Area Forecast Discussion
Issued by NWS Honolulu, HI

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FXHW60 PHFO 221319

Area Forecast Discussion
National Weather Service Honolulu HI
319 AM HST Sun Oct 22 2017

Afternoon clouds and showers are expected to become focused over
interior and leeward areas today as sea breezes develop and push
inland. Some heavier showers over the eastern half of the Big Island
will be possible later today and tonight as moisture begins to
increase and fill in from the east. Monday through Wednesday, heavy
showers and thunderstorms associated with a strong cold front that
is forecast to move down the island chain could lead to flash
flooding from Oahu to the Big Island. Winds are forecast to become
gusty across the Big Island Summits late Monday through Tuesday as a
strong upper trough digs south over the region. Cool and dry air
will fill in behind the front through the second half of the week.


After a long stretch of breezy to windy conditions across the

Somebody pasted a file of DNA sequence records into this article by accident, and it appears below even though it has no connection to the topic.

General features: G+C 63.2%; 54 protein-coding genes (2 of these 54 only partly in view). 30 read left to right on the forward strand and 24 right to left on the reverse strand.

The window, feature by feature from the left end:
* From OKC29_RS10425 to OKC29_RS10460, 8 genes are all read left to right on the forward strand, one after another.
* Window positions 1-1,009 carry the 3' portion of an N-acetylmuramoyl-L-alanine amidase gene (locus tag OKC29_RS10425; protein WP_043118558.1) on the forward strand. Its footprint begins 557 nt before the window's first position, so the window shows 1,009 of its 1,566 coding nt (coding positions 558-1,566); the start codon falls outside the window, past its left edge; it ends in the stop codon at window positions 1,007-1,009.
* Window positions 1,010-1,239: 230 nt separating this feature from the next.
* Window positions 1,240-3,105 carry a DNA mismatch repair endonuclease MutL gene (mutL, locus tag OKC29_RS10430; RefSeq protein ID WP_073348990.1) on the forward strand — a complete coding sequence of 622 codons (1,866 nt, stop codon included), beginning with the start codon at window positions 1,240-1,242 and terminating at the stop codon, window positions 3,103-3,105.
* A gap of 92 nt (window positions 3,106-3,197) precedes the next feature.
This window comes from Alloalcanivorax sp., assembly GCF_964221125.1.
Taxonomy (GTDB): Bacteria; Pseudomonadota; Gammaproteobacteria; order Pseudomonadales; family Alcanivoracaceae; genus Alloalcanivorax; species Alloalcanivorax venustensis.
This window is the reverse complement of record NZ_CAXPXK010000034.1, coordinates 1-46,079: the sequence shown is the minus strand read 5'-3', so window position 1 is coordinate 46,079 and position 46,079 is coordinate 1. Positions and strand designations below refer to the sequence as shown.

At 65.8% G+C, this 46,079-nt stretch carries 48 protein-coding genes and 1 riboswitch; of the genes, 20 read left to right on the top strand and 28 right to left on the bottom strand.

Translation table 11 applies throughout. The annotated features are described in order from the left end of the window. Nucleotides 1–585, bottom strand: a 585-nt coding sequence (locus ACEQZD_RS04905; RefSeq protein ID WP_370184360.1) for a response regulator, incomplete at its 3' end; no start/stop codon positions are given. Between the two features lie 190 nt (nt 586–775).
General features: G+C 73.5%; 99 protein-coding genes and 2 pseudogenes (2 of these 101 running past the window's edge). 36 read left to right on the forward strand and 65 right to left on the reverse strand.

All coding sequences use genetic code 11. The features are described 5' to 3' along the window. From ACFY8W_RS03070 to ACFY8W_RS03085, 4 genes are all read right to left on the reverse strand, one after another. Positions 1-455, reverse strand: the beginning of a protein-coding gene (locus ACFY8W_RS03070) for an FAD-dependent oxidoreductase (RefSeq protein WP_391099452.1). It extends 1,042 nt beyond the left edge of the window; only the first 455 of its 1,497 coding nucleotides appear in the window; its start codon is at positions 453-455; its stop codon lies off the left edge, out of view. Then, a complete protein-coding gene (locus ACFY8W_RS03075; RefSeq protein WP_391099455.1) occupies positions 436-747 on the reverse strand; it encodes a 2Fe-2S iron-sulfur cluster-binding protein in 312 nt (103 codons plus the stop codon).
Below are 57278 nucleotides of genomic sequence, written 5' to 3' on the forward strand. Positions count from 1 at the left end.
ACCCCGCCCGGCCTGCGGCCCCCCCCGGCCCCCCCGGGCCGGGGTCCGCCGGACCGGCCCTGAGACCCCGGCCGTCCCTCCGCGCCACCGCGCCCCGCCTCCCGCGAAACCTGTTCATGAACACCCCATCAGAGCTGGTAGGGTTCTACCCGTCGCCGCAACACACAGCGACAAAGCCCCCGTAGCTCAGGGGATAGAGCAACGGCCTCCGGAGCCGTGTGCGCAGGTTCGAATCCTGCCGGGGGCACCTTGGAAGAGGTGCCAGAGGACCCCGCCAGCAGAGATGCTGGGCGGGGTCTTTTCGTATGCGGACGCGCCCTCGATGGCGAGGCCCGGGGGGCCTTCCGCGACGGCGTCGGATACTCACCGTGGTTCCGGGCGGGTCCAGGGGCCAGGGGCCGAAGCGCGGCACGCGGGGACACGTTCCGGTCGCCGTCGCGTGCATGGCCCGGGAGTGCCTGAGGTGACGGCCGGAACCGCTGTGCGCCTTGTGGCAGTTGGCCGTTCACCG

islands, trade winds have dropped off considerably through the
overnight hours. Observations are depicting light offshore winds
(land breezes) this morning at many stations across the islands. The
low-level wind flow will gradually shift toward the south through
the day as a cold front begins to approach from the northwest. The
latest surface analysis showed this frontal boundary north of Midway
extending westward from a developing storm-force low around 1000
miles north-northwest of Kauai. A weak surface trough was analyzed
north-northeast of Maui County, marking the leading edge of a broad
area of higher moisture. The latest satellite-derived precipitable
water (PW) imagery reflected this and showed a large area of 1.75 to
2" PWs approaching the Big Island from the east.

The latest short-term (today-Tuesday) guidance remains in good
agreement and indicates increasing deep layer moisture filling in
across the islands as a cold front and upper trough approach from
the northwest. Model PWs are forecast to rise into 1.75 to 2" range,
with the highest moisture expected to become focused over the